The thickness of pyloric-type mucosa was measured at five randomly selected points of the foveolar epithelium zone in the middle antrum on haematoxylin-eosin stained slides obtained from the stomach of each gerbil. Because the inflammatory component of the mucosa was virtually identical to that found in human H pylori gastritis, the degree of activity, inflammation, atrophy, and intestinal metaplasia was graded according to the updated Sydney system.12 The presence of H pylori was diagnosed histologically in specimens stained with Giemsa. The proximal duodenum was confirmed by identifying the pyloric ring and Brunner’s gland. Gastric metaplasia was defined as the occurrence of foci of gastric epithelial cells containing apical PAS positive neutral mucin together with the absence of a brush border. All pathological analyses were performed in a blinded fashion by one pathologist (IO).
Blood samples were obtained from anaesthetised animals by cardiac puncture at the time of sacrifice. Serum IgG antibody to H pylori was measured by an enzyme linked immunosorbent assay (ELISA; HM-CAP, EPI, New York, USA). An ELISA system developed at Seac Yoshitomi Ltd (Fukuoka, Japan) was used to quantitate anti-H pylori IgG of Mongolian gerbils using peroxidase conjugated antimouse immunoglobulins (Dako Japan, Tokyo, Japan) as the secondary antibody. Optical density (OD)450 was measured spectrophotometrically (Emax; Japan Molecular Device Co., Hyogo, Japan). A cut off value of 0.1 OD was indicative of serological evidence of H pylori infection (Ikeda, personal communication).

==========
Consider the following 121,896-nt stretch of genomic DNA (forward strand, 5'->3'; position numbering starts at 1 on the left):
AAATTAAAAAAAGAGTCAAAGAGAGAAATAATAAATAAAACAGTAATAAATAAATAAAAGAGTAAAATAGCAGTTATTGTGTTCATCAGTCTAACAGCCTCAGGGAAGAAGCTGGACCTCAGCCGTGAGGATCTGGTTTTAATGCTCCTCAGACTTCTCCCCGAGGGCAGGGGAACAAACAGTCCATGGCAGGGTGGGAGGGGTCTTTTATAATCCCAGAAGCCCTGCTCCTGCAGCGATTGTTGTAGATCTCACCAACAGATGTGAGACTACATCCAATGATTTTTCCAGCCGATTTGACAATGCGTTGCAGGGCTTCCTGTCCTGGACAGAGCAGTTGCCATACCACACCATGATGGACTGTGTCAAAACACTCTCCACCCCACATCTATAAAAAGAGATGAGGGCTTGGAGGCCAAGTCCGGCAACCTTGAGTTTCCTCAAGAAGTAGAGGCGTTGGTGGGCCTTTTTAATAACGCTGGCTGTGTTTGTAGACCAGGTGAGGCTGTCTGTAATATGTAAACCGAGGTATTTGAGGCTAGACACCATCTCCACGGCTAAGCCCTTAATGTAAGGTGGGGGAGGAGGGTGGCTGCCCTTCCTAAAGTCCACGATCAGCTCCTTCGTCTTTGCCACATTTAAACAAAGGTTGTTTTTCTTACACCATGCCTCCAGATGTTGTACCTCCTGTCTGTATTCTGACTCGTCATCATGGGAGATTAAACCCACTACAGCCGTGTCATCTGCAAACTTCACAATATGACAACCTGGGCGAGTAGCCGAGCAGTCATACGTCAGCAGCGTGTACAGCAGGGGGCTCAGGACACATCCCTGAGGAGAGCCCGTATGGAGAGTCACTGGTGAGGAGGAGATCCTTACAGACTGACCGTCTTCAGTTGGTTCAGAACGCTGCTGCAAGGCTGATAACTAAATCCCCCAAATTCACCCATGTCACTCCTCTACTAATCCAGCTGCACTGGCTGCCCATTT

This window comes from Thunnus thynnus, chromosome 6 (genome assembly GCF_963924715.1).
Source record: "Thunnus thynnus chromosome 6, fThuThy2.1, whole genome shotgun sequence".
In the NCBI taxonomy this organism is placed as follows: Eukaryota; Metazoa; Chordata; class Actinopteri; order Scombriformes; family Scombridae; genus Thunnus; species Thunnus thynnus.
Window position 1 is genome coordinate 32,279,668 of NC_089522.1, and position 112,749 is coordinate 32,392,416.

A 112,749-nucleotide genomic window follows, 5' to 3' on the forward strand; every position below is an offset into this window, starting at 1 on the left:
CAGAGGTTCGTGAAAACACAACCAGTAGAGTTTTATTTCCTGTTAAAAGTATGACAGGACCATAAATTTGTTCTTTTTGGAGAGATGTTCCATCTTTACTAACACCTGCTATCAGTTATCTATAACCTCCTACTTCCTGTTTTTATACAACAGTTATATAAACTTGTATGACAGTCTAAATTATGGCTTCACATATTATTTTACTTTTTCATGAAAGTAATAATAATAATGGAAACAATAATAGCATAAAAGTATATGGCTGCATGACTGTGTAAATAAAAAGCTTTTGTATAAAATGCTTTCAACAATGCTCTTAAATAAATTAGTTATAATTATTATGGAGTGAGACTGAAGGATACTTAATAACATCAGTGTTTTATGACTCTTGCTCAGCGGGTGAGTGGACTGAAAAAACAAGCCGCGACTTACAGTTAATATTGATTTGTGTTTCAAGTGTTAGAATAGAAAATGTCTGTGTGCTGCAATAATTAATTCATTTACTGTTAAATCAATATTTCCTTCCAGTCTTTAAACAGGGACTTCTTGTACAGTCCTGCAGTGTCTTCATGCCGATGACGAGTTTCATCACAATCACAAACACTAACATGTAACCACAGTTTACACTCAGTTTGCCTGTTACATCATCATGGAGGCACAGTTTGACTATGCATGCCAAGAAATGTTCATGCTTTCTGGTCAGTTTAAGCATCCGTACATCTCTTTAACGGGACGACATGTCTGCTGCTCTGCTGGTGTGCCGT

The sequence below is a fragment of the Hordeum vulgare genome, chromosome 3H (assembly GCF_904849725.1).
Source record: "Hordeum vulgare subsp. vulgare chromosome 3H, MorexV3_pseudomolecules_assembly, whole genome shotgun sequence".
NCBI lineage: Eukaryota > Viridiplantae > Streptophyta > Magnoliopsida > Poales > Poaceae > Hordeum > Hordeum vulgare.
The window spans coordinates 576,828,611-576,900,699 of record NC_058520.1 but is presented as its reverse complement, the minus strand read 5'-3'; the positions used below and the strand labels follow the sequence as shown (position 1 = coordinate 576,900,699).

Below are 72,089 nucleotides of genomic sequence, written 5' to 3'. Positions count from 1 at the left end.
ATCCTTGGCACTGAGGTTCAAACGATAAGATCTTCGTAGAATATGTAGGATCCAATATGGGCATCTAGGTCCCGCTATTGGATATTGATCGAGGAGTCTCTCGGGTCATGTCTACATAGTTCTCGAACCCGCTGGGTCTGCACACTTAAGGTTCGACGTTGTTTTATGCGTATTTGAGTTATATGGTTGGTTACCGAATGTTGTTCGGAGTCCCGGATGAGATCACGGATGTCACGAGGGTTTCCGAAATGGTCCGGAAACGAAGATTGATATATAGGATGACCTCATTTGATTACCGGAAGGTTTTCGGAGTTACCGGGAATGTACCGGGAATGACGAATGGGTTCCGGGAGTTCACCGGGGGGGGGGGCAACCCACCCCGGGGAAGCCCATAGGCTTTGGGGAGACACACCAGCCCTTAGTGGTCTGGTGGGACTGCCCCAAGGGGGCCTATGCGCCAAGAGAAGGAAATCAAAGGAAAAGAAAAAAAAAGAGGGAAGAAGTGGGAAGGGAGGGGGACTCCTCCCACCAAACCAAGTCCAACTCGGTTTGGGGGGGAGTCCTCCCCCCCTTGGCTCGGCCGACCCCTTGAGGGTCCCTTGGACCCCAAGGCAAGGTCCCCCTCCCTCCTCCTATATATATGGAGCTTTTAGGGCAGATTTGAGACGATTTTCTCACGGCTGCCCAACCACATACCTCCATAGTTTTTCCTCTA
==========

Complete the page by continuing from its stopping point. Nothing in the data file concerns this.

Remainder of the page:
Stimulation of interleukin 8 (IL-8) secretion in gastric epithelial cell line
H pylori strains were harvested in a modified Skirrow agar containing 10% horse blood for seven days at 37°C under microaerobic conditions. After collection of colonies with a disposable plastic loop, they were suspended at 1×107 cells/ml in RPMI 1640 (Sigma Chemical Co., St Louis, Missouri, USA) containing 10% fetal bovine serum (FBS) (Sigma) and used immediately.
MKN74 human gastric epithelial cell line (JCRB0255; Health Science Research Resources Bank, Osaka, Japan) was maintained in RPMI 1640 supplemented with 10% FBS. For quantification of IL-8, MKN74 cell monolayers in 24 well plates were cocultured with or without H pylori strains for five hours in triplicate. Supernatants were then removed from the wells, centrifuged at 15 000 g, and stored at −70°C until assayed for IL-8 protein by ELISA (R&D Systems Inc., Minneapolis, Minnesota, USA) according to the manufacturer’s protocol. All procedures were done in duplicate.
The Kruskal-Wallis test and Mann-Whitney U test were used for statistical comparison of bacterial counts, IgG titres to H pylori, histological scores of both the stomach and duodenum, and IL-8 production in MKN74 cells between the experimental groups. Fisher’s exact test was used to test differences in infection rates of H pylori and the occurrence rates of gastric and duodenal ulcers. STAT VIEW software, version J 5.0 (SAS Institute, Inc., Cary, North Carolina, USA), was used for all analyses. Differences with p<0.05 were considered to be statistically significant.